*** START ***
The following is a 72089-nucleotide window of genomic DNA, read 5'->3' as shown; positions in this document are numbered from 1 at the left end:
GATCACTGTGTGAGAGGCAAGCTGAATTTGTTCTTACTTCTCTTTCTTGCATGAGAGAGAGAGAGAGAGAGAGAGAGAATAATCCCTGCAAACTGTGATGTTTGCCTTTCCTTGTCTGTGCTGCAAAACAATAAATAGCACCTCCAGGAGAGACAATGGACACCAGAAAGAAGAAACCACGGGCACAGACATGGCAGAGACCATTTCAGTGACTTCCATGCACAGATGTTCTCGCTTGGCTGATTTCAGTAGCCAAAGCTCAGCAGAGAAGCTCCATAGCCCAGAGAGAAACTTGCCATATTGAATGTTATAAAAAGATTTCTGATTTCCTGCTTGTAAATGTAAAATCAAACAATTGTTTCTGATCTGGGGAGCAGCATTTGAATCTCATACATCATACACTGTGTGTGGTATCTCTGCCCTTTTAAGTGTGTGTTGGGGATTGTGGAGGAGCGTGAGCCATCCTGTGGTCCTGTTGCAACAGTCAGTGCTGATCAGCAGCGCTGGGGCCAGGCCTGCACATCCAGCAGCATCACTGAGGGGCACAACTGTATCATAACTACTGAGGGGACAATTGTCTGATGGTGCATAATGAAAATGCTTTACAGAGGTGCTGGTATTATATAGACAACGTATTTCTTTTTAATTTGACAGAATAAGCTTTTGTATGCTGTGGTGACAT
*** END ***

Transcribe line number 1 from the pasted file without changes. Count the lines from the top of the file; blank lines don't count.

The following is a 72089-nucleotide window of genomic DNA, read 5'->3' as shown; positions in this document are numbered from 1 at the left end: